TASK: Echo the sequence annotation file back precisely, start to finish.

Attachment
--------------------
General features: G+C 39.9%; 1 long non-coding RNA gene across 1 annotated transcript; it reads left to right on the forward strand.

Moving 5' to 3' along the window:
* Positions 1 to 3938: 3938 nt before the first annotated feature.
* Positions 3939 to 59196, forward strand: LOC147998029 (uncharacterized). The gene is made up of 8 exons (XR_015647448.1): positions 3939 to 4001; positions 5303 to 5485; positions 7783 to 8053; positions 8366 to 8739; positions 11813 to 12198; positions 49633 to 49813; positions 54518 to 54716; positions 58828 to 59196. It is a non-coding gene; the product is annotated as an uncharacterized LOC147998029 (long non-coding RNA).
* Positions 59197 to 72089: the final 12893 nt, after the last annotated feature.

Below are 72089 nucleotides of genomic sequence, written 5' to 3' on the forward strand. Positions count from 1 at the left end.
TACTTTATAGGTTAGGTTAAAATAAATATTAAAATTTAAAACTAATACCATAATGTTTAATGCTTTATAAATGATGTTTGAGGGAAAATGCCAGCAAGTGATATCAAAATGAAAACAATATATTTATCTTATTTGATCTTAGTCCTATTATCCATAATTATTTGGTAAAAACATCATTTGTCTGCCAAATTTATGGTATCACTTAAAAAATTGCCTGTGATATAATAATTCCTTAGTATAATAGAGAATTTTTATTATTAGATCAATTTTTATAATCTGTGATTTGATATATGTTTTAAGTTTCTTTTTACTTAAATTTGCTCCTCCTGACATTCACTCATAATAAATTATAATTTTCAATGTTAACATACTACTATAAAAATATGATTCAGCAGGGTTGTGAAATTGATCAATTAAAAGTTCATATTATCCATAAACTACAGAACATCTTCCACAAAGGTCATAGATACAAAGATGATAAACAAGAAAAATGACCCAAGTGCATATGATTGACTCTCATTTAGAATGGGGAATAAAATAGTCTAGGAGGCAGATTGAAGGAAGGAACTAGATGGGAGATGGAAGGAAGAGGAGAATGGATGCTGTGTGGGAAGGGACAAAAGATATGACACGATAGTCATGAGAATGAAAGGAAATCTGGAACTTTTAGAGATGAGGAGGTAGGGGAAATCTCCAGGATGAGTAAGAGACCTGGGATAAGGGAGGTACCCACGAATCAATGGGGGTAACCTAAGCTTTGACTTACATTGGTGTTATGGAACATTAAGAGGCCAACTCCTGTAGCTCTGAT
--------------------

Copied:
General features: G+C 39.9%; 1 long non-coding RNA gene across 1 annotated transcript; it reads left to right on the forward strand.

Moving 5' to 3' along the window:
* Positions 1 to 3938: 3938 nt before the first annotated feature.
* Positions 3939 to 59196, forward strand: LOC147998029 (uncharacterized). The gene is made up of 8 exons (XR_015647448.1): positions 3939 to 4001; positions 5303 to 5485; positions 7783 to 8053; positions 8366 to 8739; positions 11813 to 12198; positions 49633 to 49813; positions 54518 to 54716; positions 58828 to 59196. It is a non-coding gene; the product is annotated as an uncharacterized LOC147998029 (long non-coding RNA).
* Positions 59197 to 72089: the final 12893 nt, after the last annotated feature.

Below are 72089 nucleotides of genomic sequence, written 5' to 3' on the forward strand. Positions count from 1 at the left end.
TACTTTATAGGTTAGGTTAAAATAAATATTAAAATTTAAAACTAATACCATAATGTTTAATGCTTTATAAATGATGTTTGAGGGAAAATGCCAGCAAGTGATATCAAAATGAAAACAATATATTTATCTTATTTGATCTTAGTCCTATTATCCATAATTATTTGGTAAAAACATCATTTGTCTGCCAAATTTATGGTATCACTTAAAAAATTGCCTGTGATATAATAATTCCTTAGTATAATAGAGAATTTTTATTATTAGATCAATTTTTATAATCTGTGATTTGATATATGTTTTAAGTTTCTTTTTACTTAAATTTGCTCCTCCTGACATTCACTCATAATAAATTATAATTTTCAATGTTAACATACTACTATAAAAATATGATTCAGCAGGGTTGTGAAATTGATCAATTAAAAGTTCATATTATCCATAAACTACAGAACATCTTCCACAAAGGTCATAGATACAAAGATGATAAACAAGAAAAATGACCCAAGTGCATATGATTGACTCTCATTTAGAATGGGGAATAAAATAGTCTAGGAGGCAGATTGAAGGAAGGAACTAGATGGGAGATGGAAGGAAGAGGAGAATGGATGCTGTGTGGGAAGGGACAAAAGATATGACACGATAGTCATGAGAATGAAAGGAAATCTGGAACTTTTAGAGATGAGGAGGTAGGGGAAATCTCCAGGATGAGTAAGAGACCTGGGATAAGGGAGGTACCCACGAATCAATGGGGGTAACCTAAGCTTTGACTTACATTGGTGTTATGGAACATTAAGAGGCCAACTCCTGTAGCTCTGAT